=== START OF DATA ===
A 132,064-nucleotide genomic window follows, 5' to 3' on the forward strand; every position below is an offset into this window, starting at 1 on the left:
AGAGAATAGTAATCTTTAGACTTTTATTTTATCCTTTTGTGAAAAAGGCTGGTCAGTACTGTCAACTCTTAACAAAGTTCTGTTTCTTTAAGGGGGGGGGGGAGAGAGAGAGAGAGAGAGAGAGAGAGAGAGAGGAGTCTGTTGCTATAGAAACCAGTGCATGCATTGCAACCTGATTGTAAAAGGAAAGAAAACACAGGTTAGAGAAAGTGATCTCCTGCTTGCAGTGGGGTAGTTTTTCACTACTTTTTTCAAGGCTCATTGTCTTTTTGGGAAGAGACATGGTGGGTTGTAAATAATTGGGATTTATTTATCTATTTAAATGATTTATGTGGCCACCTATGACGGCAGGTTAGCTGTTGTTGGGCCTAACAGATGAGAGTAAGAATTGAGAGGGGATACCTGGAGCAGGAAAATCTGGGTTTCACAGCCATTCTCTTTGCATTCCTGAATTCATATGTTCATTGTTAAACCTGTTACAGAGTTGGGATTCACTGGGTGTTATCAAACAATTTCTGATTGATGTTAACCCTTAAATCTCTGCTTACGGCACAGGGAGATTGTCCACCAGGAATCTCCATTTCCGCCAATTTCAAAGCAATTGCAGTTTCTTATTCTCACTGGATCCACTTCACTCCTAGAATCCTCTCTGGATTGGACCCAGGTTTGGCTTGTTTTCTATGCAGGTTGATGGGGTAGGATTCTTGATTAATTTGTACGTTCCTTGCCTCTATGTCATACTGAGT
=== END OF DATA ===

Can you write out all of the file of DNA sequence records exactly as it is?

A 132,064-nucleotide genomic window follows, 5' to 3' on the forward strand; every position below is an offset into this window, starting at 1 on the left:
AGAGAATAGTAATCTTTAGACTTTTATTTTATCCTTTTGTGAAAAAGGCTGGTCAGTACTGTCAACTCTTAACAAAGTTCTGTTTCTTTAAGGGGGGGGGGGAGAGAGAGAGAGAGAGAGAGAGAGAGAGAGAGGAGTCTGTTGCTATAGAAACCAGTGCATGCATTGCAACCTGATTGTAAAAGGAAAGAAAACACAGGTTAGAGAAAGTGATCTCCTGCTTGCAGTGGGGTAGTTTTTCACTACTTTTTTCAAGGCTCATTGTCTTTTTGGGAAGAGACATGGTGGGTTGTAAATAATTGGGATTTATTTATCTATTTAAATGATTTATGTGGCCACCTATGACGGCAGGTTAGCTGTTGTTGGGCCTAACAGATGAGAGTAAGAATTGAGAGGGGATACCTGGAGCAGGAAAATCTGGGTTTCACAGCCATTCTCTTTGCATTCCTGAATTCATATGTTCATTGTTAAACCTGTTACAGAGTTGGGATTCACTGGGTGTTATCAAACAATTTCTGATTGATGTTAACCCTTAAATCTCTGCTTACGGCACAGGGAGATTGTCCACCAGGAATCTCCATTTCCGCCAATTTCAAAGCAATTGCAGTTTCTTATTCTCACTGGATCCACTTCACTCCTAGAATCCTCTCTGGATTGGACCCAGGTTTGGCTTGTTTTCTATGCAGGTTGATGGGGTAGGATTCTTGATTAATTTGTACGTTCCTTGCCTCTATGTCATACTGAGT